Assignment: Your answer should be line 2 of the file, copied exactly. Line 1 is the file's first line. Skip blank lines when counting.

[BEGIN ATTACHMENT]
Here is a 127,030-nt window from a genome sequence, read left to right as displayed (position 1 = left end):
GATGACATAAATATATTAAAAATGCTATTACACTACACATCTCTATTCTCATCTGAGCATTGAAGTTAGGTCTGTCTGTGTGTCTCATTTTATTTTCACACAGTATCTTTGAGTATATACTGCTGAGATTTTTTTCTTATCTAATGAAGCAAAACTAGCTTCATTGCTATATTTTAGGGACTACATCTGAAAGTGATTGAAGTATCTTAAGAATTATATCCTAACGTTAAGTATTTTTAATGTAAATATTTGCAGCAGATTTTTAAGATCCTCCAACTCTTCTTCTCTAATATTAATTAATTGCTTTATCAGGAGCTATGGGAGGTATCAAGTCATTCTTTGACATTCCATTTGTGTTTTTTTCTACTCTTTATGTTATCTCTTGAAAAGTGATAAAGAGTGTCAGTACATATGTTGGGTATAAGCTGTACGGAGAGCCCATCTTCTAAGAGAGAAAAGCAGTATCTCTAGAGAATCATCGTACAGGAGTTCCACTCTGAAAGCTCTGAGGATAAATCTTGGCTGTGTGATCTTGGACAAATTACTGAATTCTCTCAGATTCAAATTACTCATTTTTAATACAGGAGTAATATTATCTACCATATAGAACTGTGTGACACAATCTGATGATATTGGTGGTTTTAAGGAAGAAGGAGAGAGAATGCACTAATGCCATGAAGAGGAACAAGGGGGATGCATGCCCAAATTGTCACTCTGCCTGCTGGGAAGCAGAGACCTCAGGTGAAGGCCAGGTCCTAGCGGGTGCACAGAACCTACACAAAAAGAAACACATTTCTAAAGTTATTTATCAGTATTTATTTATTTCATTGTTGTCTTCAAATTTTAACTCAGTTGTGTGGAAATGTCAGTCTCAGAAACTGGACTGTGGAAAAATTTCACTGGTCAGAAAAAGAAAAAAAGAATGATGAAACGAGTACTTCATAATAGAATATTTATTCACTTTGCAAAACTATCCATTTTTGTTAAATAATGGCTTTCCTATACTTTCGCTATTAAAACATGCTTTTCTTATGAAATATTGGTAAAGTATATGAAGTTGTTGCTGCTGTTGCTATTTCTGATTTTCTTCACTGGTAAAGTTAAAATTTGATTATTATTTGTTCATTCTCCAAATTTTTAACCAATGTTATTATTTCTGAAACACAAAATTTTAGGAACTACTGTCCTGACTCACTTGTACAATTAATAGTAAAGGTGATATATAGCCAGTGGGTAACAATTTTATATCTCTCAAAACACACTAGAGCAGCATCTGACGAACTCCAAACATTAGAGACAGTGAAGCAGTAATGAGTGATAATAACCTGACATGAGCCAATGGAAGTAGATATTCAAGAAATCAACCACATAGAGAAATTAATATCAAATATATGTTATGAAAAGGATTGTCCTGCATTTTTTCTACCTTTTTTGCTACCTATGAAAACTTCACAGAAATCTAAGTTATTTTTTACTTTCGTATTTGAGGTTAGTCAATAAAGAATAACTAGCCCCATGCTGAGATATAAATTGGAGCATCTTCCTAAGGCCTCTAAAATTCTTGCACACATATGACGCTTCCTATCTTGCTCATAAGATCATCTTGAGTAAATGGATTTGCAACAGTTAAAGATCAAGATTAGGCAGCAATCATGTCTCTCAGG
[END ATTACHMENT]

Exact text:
GATGACATAAATATATTAAAAATGCTATTACACTACACATCTCTATTCTCATCTGAGCATTGAAGTTAGGTCTGTCTGTGTGTCTCATTTTATTTTCACACAGTATCTTTGAGTATATACTGCTGAGATTTTTTTCTTATCTAATGAAGCAAAACTAGCTTCATTGCTATATTTTAGGGACTACATCTGAAAGTGATTGAAGTATCTTAAGAATTATATCCTAACGTTAAGTATTTTTAATGTAAATATTTGCAGCAGATTTTTAAGATCCTCCAACTCTTCTTCTCTAATATTAATTAATTGCTTTATCAGGAGCTATGGGAGGTATCAAGTCATTCTTTGACATTCCATTTGTGTTTTTTTCTACTCTTTATGTTATCTCTTGAAAAGTGATAAAGAGTGTCAGTACATATGTTGGGTATAAGCTGTACGGAGAGCCCATCTTCTAAGAGAGAAAAGCAGTATCTCTAGAGAATCATCGTACAGGAGTTCCACTCTGAAAGCTCTGAGGATAAATCTTGGCTGTGTGATCTTGGACAAATTACTGAATTCTCTCAGATTCAAATTACTCATTTTTAATACAGGAGTAATATTATCTACCATATAGAACTGTGTGACACAATCTGATGATATTGGTGGTTTTAAGGAAGAAGGAGAGAGAATGCACTAATGCCATGAAGAGGAACAAGGGGGATGCATGCCCAAATTGTCACTCTGCCTGCTGGGAAGCAGAGACCTCAGGTGAAGGCCAGGTCCTAGCGGGTGCACAGAACCTACACAAAAAGAAACACATTTCTAAAGTTATTTATCAGTATTTATTTATTTCATTGTTGTCTTCAAATTTTAACTCAGTTGTGTGGAAATGTCAGTCTCAGAAACTGGACTGTGGAAAAATTTCACTGGTCAGAAAAAGAAAAAAAGAATGATGAAACGAGTACTTCATAATAGAATATTTATTCACTTTGCAAAACTATCCATTTTTGTTAAATAATGGCTTTCCTATACTTTCGCTATTAAAACATGCTTTTCTTATGAAATATTGGTAAAGTATATGAAGTTGTTGCTGCTGTTGCTATTTCTGATTTTCTTCACTGGTAAAGTTAAAATTTGATTATTATTTGTTCATTCTCCAAATTTTTAACCAATGTTATTATTTCTGAAACACAAAATTTTAGGAACTACTGTCCTGACTCACTTGTACAATTAATAGTAAAGGTGATATATAGCCAGTGGGTAACAATTTTATATCTCTCAAAACACACTAGAGCAGCATCTGACGAACTCCAAACATTAGAGACAGTGAAGCAGTAATGAGTGATAATAACCTGACATGAGCCAATGGAAGTAGATATTCAAGAAATCAACCACATAGAGAAATTAATATCAAATATATGTTATGAAAAGGATTGTCCTGCATTTTTTCTACCTTTTTTGCTACCTATGAAAACTTCACAGAAATCTAAGTTATTTTTTACTTTCGTATTTGAGGTTAGTCAATAAAGAATAACTAGCCCCATGCTGAGATATAAATTGGAGCATCTTCCTAAGGCCTCTAAAATTCTTGCACACATATGACGCTTCCTATCTTGCTCATAAGATCATCTTGAGTAAATGGATTTGCAACAGTTAAAGATCAAGATTAGGCAGCAATCATGTCTCTCAGG